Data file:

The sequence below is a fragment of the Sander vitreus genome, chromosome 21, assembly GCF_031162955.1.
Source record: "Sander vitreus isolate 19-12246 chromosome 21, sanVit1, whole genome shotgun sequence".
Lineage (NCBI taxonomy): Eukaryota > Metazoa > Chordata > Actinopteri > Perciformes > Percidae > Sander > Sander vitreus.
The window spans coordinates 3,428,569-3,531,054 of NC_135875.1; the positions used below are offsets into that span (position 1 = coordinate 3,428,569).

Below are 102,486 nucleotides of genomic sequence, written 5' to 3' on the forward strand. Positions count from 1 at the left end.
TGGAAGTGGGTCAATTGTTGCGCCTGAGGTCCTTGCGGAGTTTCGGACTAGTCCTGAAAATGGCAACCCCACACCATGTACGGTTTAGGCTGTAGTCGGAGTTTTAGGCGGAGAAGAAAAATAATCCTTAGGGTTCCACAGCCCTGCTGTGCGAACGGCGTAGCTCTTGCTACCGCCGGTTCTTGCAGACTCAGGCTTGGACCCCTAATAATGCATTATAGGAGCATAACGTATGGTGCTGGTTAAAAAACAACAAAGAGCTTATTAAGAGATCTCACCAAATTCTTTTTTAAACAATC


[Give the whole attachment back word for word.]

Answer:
The sequence below is a fragment of the Sander vitreus genome, chromosome 21, assembly GCF_031162955.1.
Source record: "Sander vitreus isolate 19-12246 chromosome 21, sanVit1, whole genome shotgun sequence".
Lineage (NCBI taxonomy): Eukaryota > Metazoa > Chordata > Actinopteri > Perciformes > Percidae > Sander > Sander vitreus.
The window spans coordinates 3,428,569-3,531,054 of NC_135875.1; the positions used below are offsets into that span (position 1 = coordinate 3,428,569).

Below are 102,486 nucleotides of genomic sequence, written 5' to 3' on the forward strand. Positions count from 1 at the left end.
TGGAAGTGGGTCAATTGTTGCGCCTGAGGTCCTTGCGGAGTTTCGGACTAGTCCTGAAAATGGCAACCCCACACCATGTACGGTTTAGGCTGTAGTCGGAGTTTTAGGCGGAGAAGAAAAATAATCCTTAGGGTTCCACAGCCCTGCTGTGCGAACGGCGTAGCTCTTGCTACCGCCGGTTCTTGCAGACTCAGGCTTGGACCCCTAATAATGCATTATAGGAGCATAACGTATGGTGCTGGTTAAAAAACAACAAAGAGCTTATTAAGAGATCTCACCAAATTCTTTTTTAAACAATC